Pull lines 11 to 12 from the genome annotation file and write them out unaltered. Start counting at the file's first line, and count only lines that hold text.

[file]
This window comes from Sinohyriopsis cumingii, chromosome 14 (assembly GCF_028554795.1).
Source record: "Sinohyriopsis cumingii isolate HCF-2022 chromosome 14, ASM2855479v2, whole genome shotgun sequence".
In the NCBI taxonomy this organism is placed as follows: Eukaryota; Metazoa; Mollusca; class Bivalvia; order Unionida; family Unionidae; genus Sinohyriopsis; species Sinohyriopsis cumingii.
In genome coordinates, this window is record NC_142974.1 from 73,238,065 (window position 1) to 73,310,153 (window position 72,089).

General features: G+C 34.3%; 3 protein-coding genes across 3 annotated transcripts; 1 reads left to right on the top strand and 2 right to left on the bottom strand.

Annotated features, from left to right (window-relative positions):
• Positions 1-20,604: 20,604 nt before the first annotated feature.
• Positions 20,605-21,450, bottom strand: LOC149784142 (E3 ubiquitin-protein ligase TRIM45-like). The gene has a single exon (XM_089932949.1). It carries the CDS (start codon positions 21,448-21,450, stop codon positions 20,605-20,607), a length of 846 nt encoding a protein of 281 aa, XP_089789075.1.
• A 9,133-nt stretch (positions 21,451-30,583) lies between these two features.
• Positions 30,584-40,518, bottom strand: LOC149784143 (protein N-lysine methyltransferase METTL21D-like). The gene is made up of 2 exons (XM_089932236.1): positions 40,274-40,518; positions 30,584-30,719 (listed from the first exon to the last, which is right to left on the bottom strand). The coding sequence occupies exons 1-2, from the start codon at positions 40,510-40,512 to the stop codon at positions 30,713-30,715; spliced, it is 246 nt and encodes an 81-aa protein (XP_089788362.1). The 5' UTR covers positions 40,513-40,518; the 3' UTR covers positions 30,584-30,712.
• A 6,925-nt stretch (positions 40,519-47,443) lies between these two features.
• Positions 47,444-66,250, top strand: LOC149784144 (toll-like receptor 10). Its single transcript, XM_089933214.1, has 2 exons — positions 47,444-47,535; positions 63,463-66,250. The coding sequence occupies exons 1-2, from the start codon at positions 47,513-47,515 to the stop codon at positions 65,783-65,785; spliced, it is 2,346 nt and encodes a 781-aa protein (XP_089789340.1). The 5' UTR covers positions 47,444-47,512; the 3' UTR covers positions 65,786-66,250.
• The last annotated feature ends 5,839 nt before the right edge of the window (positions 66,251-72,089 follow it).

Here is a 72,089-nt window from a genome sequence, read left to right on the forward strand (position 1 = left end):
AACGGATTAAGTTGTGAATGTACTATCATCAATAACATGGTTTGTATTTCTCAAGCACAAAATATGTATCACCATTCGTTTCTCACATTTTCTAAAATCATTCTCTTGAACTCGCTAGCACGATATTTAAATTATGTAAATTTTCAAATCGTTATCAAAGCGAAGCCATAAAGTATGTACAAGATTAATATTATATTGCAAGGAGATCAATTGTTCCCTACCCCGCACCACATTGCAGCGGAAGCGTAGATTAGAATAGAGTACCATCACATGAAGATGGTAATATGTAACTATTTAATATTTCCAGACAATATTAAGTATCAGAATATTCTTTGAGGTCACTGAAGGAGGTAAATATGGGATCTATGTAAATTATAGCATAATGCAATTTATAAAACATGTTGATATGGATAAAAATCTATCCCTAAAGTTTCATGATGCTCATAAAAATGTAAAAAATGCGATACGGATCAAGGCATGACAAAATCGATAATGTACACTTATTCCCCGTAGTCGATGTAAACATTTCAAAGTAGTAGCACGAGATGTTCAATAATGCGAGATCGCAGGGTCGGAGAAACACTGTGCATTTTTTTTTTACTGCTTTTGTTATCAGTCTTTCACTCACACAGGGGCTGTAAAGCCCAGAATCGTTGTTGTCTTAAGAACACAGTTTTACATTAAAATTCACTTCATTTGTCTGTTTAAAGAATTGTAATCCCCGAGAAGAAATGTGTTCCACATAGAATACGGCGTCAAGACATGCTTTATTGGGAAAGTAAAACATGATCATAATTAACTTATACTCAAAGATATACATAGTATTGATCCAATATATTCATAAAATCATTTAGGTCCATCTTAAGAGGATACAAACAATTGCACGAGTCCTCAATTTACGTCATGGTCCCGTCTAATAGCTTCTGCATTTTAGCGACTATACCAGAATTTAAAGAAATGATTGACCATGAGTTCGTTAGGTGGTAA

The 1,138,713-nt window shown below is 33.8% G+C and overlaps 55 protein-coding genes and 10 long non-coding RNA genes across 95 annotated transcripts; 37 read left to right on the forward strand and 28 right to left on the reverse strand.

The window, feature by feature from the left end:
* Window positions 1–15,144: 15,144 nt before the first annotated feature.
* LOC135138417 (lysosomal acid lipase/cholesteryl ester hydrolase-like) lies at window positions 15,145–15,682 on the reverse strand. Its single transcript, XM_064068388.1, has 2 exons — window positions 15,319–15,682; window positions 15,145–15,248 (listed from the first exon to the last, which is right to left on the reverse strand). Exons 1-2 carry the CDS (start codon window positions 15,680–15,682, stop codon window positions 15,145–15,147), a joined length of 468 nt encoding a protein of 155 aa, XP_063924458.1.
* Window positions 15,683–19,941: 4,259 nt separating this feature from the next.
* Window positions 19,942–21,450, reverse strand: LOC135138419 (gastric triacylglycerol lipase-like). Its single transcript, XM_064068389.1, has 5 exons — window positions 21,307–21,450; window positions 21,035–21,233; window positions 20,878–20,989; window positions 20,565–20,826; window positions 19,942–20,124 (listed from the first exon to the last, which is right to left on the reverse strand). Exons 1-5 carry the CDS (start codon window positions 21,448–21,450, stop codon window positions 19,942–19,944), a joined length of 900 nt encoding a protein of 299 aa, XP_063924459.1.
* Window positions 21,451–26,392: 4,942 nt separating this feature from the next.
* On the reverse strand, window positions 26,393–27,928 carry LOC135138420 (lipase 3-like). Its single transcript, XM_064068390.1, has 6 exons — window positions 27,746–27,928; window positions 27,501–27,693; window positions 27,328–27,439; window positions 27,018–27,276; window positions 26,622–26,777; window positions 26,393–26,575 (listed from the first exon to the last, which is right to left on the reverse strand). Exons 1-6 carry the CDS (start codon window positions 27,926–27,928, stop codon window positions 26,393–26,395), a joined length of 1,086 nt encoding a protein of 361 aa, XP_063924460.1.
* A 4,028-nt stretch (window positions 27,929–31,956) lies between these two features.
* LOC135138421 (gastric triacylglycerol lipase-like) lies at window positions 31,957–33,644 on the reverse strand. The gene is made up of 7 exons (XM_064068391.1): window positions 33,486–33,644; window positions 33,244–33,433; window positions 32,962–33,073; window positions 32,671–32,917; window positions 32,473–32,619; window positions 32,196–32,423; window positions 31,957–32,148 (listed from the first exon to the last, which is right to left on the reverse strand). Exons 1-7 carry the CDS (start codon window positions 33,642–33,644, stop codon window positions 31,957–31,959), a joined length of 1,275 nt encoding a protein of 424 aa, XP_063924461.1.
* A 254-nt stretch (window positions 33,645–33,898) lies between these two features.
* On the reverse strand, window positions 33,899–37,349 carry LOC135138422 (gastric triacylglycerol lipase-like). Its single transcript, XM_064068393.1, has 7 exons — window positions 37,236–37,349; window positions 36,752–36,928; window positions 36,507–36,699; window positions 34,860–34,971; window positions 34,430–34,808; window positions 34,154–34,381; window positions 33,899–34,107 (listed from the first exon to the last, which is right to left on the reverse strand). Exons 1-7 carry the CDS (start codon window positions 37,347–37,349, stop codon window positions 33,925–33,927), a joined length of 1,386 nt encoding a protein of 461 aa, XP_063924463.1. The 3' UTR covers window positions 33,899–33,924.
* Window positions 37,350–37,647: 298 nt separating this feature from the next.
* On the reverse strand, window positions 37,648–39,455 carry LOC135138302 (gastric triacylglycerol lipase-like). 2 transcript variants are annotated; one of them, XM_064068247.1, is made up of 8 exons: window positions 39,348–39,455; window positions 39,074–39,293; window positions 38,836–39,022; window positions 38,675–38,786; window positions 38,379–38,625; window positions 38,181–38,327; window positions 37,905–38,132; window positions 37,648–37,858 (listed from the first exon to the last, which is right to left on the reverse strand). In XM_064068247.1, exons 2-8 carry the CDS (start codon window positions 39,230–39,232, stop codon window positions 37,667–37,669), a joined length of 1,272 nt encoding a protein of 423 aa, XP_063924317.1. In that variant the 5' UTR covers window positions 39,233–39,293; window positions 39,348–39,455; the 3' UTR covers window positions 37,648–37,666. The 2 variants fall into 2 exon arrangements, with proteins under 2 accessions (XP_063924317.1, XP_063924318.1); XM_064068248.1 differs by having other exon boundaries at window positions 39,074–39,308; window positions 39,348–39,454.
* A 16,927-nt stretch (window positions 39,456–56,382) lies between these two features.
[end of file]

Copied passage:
• A 6,925-nt stretch (positions 40,519-47,443) lies between these two features.
• Positions 47,444-66,250, top strand: LOC149784144 (toll-like receptor 10). Its single transcript, XM_089933214.1, has 2 exons — positions 47,444-47,535; positions 63,463-66,250. The coding sequence occupies exons 1-2, from the start codon at positions 47,513-47,515 to the stop codon at positions 65,783-65,785; spliced, it is 2,346 nt and encodes a 781-aa protein (XP_089789340.1). The 5' UTR covers positions 47,444-47,512; the 3' UTR covers positions 65,786-66,250.